Sent home in a hurry
Lawrence County residents among college students nationwide sent home due to COVID-19
By Taylor Burnette
The Ironton Tribune
Many college students from Lawrence County were sent home due to the COVID-19 outbreak and completed the remainder of the semester online.
Students faced various challenges, ranging from trouble with online classwork and fears over finances, to retrieving items from a school hundreds of miles away. Some even missed out on their final undergraduate semester.
Olivia Fosson is a rising sophomore at Oklahoma City University, studying music theatre. She returned to Kitts Hill for spring break, but was unable to go back to Oklahoma due to the pandemic.
“It happened very fast. We were sort of speculating the week leading up to spring break that we would be closing,” Fosson said. “We were home for about two weeks, then we got the email that we would be closing for the semester. It was very strange, because half of my things are still in Oklahoma and my car is still in Oklahoma. It’s definitely interesting.”
For Rachel Decker, a rising junior from South Point studying biochemistry and healthcare studies at The University of Richmond, some of the biggest worries centered around finances.
“The thing that I was stressed out most about was because I pay my own bills. I have a set number of hours for my campus job,” Decker said. “I was completely blindsided when my university said ‘Don’t come back.’”
She said she became financially anxious during this time. For weeks, Decker’s thoughts centered around how she was going to continue to pay her bills.
The university eventually provided her with pay for the rest of the time she was supposed to work during the semester.
Decker, like many other students, said she had trouble transitioning to online classwork.
“It was extremely rough for me,” Decker said. “I will not learn if I’m not forced to learn, and being required to attend classes is something I really need structure-wise.”
Many of her professors made classes optional in an attempt to accommodate all of their students’ new lives at home. The choice provided led Decker to stop going to class entirely, although she was able to catch up later in the semester.
Nick Wood, a rising junior at Wright State University majoring in media studies, continued his semester at his home in South Point, as well. He also found the transition to online classes very difficult.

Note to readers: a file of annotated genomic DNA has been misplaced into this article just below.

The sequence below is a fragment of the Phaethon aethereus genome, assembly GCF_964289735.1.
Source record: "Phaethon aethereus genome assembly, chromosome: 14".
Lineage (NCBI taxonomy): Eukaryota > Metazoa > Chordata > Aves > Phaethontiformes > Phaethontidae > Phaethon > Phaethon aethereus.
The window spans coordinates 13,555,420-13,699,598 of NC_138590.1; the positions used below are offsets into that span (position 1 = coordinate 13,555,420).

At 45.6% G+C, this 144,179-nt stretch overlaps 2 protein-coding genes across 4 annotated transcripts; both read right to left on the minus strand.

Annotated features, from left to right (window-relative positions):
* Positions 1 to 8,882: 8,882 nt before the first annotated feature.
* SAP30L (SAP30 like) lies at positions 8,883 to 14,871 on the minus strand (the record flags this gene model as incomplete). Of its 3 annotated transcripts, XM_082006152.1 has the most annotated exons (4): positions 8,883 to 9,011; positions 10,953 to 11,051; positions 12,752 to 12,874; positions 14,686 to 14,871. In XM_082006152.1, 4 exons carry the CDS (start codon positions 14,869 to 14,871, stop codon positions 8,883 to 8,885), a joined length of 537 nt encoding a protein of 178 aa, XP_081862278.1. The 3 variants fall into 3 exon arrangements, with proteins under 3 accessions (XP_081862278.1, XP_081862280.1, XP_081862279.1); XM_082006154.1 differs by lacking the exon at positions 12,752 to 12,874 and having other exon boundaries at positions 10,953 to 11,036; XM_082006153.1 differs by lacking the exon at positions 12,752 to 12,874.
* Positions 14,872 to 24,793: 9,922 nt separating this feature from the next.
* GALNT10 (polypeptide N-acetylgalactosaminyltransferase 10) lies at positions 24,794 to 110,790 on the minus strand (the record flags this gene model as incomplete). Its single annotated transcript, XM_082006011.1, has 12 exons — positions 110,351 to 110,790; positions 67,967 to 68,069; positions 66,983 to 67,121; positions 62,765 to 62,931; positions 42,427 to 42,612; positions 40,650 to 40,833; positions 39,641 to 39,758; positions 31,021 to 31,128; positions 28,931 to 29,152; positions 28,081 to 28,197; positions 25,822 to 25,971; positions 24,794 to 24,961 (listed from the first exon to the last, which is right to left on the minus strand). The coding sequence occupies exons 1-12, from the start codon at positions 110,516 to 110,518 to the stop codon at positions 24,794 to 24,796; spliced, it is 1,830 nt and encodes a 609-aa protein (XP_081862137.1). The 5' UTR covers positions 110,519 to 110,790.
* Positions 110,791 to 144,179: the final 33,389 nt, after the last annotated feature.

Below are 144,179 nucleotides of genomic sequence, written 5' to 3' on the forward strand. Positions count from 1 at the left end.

“Taking online classes requires a lot more of yourself, to be motivated… which is really difficult to do when you’re just in your room, in your pajamas, in your bed,” Wood said. “On top of that, there’s a global pandemic. It doesn’t seem like [school] matters very much right now.”
Wood said that around a week after returning to campus from spring break, students were sent back home. A week after that, online classes began.
Wood said most of his classes transitioned to an online format quite well, but others, not so much. One professor, he said, emailed students all of the notes and an exam that could be completed using those notes.
“It was kind of not a real class at that point,” Wood said. “I wasn’t learning anything.”
Jessica Baise, of Chesapeake, was a senior at Ohio University attending the Athens campus during the pandemic. She is now an alumna, having studied applied nutrition and graduating as a member of the class of 2020.
Baise said leaving campus was very upsetting.
“I didn’t get to have my lasts,” Baise said. “It feels like a chapter hasn’t officially closed, but I’m still moving on in the book. It feels very sad, because I wanted to finish up my senior year, but I understand why it was best.”
Baise said that she was blessed with having the classes she had during the spring semester. She said she would have struggled more if she had the classes she took in the fall.
“It felt like some professors were asking more than was originally assigned, but towards the end, I know a couple of my professors said ‘just turn something in and we’ll give you full credit for it.’”
Although Baise felt she had easier classes, she too found the transition to online tough. Although she enjoyed being able to rewind lectures and go at her own pace, her motivation was very low.
“Where I’m a senior, and I’m home, my motivation was at an all-time low,” Baise said. “It was kind of hard to find the motivation.”
Baise sympathizes with seniors, both in high school and college.
“I relate to all seniors,” Baise said. “I know that in high school, you’re missing a lot more with prom and stuff. One thing for me is that I have my master’s graduation next December. I was upset to be missing graduation, but I have another one. For high school, you don’t have another high school graduation. I really feel for those high school seniors who missed everything.”
Many students face an uncertain future going forward.
Younger students, like Fosson, who would typically return to school, are beginning to hear whether they will or not. Oklahoma City University, Fosson said, is planning on having classes during the fall, unless there is another outbreak.
Fosson also worries about the many students throughout the Tri-State who do not have broadband internet access, and therefore reduced access to online schooling.
Wood said he has begun to see changes at Wright State University. The university, Wood said, is already in a time of financial hardship, and the financial situation has greatly changed with the pandemic as well.
The pandemic hit close to home for Decker, who had friends who tested positive for COVID-19. Decker said The University of Richmond sent an email saying that they were going to try their hardest to have students back on campus in the fall, but that there will be new and different precautionary measures in place.